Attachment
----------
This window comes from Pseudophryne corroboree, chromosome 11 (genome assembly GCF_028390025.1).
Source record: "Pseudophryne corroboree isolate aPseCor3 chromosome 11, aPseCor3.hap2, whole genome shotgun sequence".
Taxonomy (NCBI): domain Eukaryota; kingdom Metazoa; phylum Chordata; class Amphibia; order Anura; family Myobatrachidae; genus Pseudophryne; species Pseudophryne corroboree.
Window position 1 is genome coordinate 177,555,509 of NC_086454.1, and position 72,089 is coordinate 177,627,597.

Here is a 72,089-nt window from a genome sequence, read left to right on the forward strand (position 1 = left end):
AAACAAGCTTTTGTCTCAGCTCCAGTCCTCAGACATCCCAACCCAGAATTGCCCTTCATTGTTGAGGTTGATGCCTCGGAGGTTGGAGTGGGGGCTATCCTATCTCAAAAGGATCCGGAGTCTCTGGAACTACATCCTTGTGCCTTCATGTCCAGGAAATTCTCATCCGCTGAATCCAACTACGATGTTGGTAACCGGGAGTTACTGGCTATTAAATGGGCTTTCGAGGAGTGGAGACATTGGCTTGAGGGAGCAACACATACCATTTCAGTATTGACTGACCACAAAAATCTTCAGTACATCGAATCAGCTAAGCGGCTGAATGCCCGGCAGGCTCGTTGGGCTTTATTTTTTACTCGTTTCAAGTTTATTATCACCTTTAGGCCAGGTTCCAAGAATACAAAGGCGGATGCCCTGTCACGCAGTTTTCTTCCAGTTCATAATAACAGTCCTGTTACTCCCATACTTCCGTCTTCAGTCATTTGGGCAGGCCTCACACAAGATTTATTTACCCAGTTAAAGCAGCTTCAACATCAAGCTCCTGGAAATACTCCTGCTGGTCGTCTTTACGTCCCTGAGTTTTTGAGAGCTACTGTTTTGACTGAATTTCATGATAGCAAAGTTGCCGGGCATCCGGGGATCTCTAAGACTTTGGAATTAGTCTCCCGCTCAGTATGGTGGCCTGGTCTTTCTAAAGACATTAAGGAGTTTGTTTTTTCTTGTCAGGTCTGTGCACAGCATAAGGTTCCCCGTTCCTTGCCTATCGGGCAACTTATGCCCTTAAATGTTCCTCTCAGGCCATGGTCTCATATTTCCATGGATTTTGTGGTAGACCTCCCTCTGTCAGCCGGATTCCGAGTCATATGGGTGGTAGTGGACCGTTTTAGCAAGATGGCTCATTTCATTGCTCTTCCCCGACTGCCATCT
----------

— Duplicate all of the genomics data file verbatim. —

This window comes from Pseudophryne corroboree, chromosome 11 (genome assembly GCF_028390025.1).
Source record: "Pseudophryne corroboree isolate aPseCor3 chromosome 11, aPseCor3.hap2, whole genome shotgun sequence".
Taxonomy (NCBI): domain Eukaryota; kingdom Metazoa; phylum Chordata; class Amphibia; order Anura; family Myobatrachidae; genus Pseudophryne; species Pseudophryne corroboree.
Window position 1 is genome coordinate 177,555,509 of NC_086454.1, and position 72,089 is coordinate 177,627,597.

Here is a 72,089-nt window from a genome sequence, read left to right on the forward strand (position 1 = left end):
AAACAAGCTTTTGTCTCAGCTCCAGTCCTCAGACATCCCAACCCAGAATTGCCCTTCATTGTTGAGGTTGATGCCTCGGAGGTTGGAGTGGGGGCTATCCTATCTCAAAAGGATCCGGAGTCTCTGGAACTACATCCTTGTGCCTTCATGTCCAGGAAATTCTCATCCGCTGAATCCAACTACGATGTTGGTAACCGGGAGTTACTGGCTATTAAATGGGCTTTCGAGGAGTGGAGACATTGGCTTGAGGGAGCAACACATACCATTTCAGTATTGACTGACCACAAAAATCTTCAGTACATCGAATCAGCTAAGCGGCTGAATGCCCGGCAGGCTCGTTGGGCTTTATTTTTTACTCGTTTCAAGTTTATTATCACCTTTAGGCCAGGTTCCAAGAATACAAAGGCGGATGCCCTGTCACGCAGTTTTCTTCCAGTTCATAATAACAGTCCTGTTACTCCCATACTTCCGTCTTCAGTCATTTGGGCAGGCCTCACACAAGATTTATTTACCCAGTTAAAGCAGCTTCAACATCAAGCTCCTGGAAATACTCCTGCTGGTCGTCTTTACGTCCCTGAGTTTTTGAGAGCTACTGTTTTGACTGAATTTCATGATAGCAAAGTTGCCGGGCATCCGGGGATCTCTAAGACTTTGGAATTAGTCTCCCGCTCAGTATGGTGGCCTGGTCTTTCTAAAGACATTAAGGAGTTTGTTTTTTCTTGTCAGGTCTGTGCACAGCATAAGGTTCCCCGTTCCTTGCCTATCGGGCAACTTATGCCCTTAAATGTTCCTCTCAGGCCATGGTCTCATATTTCCATGGATTTTGTGGTAGACCTCCCTCTGTCAGCCGGATTCCGAGTCATATGGGTGGTAGTGGACCGTTTTAGCAAGATGGCTCATTTCATTGCTCTTCCCCGACTGCCATCT